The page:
CONTINGENT CONCERNS

Contingent:

  1. Subject to chance, as in “the contingent nature of the job”
  2. Occurring or existing only if (certain circumstances) are the case; dependent on
  3. A group of people united by some common feature, forming part of a larger group.

From the Latin “contigere”, to befall or to happen.

“It is useful to recall that the word ‘contingent’ has the same root in Latin as the word ‘contact’ (contingere:com-, with, tangere, to touch). Contingency is linked in this way to the sociality of being ‘with’ others, to getting close enough to touch”

Sara Ahmed, Queer Phenomenology

I am fascinated by work that centers contingency in some way, whether intentionally, as in Georges Perec’s word games, or unintentionally, as in Duchamp’s Large Glass, which famously fell and shattered. But given the multiple meanings and implications that the word presents, it should hardly be a surprise that artworks which center contingency tend to do so by differing means. Moreover, from the perspective of the audience, the criteria by which we recognize contingency differs from medium to medium.

In the first section of Contingent Encounters (chapters 1 and 2), I first introduce the key terms and debates that I aim to engage. Then in chapter 2, I trace the uses of “contingency” throughout philosophy, critical theory, and different famous examples of contingent art. In this chapter I interrogate the different things that contingency can mean, the different things it can do, and the different criteria by which we recognize or do not recognize its operation in a given experience.

What does it mean to think about, or more importantly, through contingency? And haven’t improvisation scholars been thinking about the contingent nature of improvisation for a long time? A shortish answer:

Certainly, contingency is a central feature of improvisation for many scholars, perhaps especially those for example who think from a Deleuzean vantage, where the assemblage features of group interaction, or the irreducible affect of an improvised situation are central.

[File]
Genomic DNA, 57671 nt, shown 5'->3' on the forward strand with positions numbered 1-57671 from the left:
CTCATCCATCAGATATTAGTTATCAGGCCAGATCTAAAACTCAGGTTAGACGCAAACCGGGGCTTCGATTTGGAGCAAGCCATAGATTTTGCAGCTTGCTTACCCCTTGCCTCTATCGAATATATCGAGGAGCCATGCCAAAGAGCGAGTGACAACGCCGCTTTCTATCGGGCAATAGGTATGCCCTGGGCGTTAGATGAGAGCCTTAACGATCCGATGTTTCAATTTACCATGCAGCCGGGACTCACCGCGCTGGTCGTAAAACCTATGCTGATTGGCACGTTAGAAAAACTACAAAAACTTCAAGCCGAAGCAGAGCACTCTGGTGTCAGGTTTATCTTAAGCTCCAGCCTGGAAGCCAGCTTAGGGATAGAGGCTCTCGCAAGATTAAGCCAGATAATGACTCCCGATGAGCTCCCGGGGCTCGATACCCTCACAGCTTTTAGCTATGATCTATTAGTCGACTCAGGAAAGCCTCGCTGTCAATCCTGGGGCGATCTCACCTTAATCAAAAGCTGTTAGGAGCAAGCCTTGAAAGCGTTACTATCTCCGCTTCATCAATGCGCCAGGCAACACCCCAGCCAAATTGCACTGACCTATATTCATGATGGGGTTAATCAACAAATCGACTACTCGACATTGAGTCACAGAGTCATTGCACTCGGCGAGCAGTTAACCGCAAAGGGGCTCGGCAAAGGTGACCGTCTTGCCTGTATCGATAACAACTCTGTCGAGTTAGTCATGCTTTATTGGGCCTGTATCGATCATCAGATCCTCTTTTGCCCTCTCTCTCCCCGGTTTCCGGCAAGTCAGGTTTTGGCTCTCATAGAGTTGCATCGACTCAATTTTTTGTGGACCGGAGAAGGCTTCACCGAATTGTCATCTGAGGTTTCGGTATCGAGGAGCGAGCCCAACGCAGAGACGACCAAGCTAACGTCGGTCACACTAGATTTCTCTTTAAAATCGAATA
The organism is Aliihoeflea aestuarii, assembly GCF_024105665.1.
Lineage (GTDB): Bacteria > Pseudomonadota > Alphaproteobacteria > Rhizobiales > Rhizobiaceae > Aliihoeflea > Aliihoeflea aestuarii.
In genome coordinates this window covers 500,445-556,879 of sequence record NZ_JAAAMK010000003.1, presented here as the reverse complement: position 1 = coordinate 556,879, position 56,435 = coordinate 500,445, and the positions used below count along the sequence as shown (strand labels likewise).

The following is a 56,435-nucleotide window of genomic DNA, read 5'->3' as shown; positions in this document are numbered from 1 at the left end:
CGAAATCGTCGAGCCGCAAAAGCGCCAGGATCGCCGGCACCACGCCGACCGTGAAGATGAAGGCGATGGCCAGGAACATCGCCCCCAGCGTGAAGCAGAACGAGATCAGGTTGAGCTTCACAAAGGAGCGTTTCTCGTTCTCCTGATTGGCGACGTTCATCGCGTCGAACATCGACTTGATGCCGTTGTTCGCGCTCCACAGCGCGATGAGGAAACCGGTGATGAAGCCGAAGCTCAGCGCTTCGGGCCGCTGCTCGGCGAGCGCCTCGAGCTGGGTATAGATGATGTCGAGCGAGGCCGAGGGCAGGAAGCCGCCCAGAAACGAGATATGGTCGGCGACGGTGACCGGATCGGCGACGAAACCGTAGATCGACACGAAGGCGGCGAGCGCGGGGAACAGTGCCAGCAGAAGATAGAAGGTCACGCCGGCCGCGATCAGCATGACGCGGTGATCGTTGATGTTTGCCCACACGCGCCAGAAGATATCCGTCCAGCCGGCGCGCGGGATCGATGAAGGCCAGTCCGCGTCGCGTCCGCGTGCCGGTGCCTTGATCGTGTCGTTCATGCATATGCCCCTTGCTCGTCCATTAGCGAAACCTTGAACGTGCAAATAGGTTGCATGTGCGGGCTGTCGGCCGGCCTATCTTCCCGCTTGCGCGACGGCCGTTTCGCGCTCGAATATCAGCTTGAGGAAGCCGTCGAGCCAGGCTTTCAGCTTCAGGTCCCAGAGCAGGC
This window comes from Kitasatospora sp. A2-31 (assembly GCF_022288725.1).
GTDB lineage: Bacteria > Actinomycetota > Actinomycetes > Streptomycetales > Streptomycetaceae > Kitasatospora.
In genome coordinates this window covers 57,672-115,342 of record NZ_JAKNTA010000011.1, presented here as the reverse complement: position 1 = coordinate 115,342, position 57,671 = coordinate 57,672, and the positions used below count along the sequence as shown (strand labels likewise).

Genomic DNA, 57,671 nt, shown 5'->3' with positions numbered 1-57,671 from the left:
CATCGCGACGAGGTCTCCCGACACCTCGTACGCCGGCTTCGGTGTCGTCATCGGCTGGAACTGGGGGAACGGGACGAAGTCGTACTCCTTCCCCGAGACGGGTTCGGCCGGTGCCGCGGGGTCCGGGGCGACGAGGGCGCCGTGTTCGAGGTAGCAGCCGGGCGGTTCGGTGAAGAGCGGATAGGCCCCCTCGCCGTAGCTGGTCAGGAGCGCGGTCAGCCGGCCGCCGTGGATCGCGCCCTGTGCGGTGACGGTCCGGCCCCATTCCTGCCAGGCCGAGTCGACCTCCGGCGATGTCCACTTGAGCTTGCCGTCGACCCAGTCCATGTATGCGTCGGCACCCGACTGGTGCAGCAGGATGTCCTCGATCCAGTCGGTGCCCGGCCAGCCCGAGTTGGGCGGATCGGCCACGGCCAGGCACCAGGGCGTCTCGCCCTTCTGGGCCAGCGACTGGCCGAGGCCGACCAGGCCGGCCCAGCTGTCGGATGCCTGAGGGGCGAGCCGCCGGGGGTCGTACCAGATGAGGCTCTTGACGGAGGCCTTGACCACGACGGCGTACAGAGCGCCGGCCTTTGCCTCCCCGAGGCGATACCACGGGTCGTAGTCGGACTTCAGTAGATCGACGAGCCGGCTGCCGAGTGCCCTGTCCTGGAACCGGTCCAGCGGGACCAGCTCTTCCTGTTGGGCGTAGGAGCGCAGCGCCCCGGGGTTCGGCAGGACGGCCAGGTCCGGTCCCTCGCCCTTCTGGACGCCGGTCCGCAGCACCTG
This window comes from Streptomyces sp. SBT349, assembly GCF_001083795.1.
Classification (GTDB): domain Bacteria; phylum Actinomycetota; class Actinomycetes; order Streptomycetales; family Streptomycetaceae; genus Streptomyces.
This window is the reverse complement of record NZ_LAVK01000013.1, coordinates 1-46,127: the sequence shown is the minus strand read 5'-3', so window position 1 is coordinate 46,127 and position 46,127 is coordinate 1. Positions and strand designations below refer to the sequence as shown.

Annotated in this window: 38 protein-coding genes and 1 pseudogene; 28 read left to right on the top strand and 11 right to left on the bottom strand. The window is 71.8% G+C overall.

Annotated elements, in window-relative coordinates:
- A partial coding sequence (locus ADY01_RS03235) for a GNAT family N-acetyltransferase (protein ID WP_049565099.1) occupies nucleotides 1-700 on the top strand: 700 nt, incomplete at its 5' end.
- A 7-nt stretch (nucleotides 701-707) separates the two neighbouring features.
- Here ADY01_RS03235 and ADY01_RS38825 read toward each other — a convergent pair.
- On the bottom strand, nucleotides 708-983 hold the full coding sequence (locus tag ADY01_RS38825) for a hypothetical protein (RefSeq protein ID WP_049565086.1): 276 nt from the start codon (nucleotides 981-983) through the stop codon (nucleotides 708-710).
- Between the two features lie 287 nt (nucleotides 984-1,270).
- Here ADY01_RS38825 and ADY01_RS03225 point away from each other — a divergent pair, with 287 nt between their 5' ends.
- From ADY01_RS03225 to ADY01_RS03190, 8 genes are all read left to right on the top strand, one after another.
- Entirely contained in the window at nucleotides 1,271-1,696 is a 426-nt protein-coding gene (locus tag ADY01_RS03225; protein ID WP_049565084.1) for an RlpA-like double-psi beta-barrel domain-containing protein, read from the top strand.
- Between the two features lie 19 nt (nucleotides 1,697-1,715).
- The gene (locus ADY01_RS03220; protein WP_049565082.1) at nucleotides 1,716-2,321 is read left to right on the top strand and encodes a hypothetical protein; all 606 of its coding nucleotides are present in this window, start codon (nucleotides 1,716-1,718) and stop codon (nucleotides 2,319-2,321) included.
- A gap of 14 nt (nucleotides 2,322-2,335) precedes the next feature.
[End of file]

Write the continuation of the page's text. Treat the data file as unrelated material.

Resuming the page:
While not necessarily in opposition to these perspectives, I developed contingency as my central framework for two interrelated reasons: first, because I do believe that it allows us to think about a larger picture with more factors when considering a scene of improvisation than related terms like “emergence” or “assemblage”, which tend to focus on the intra-group situation instead of the extra-situational factors, outside of the improvised scene, that are nevertheless at play.

Second and more importantly, while I aim to build on the above-mentioned theories rather than depart from them, I do as a separate matter wish to depart from the conclusions of many analyses that acknowledge contingency in some way. That is, in many studies, contingency becomes another vacuous term along the lines of “openness”, “interactivity”, “empathy”, and so on, terms that claim to describe the ostensibly unique characteristics of improvisation while neglecting the parts of improvisation that might not correspond with these more progressive terms. In other words, contingency is put to use alongside such other descriptors to illustrate a certain point about improvisation’s “special” qualities. This is decidedly not the kind of contingency I have in mind.

As we can see in even its dictionary definitions, contingency is a multifaceted term that leads analysis in different directions, depending. I have attempted to develop a more rigorous understanding of the term than its colloquial usage allows, one which incorporates contingency’s multiple meanings together. You can read about how I understand and use contingency in this essay, which condenses and summarizes some of my arguments from the second chapter of Contingent Encounters.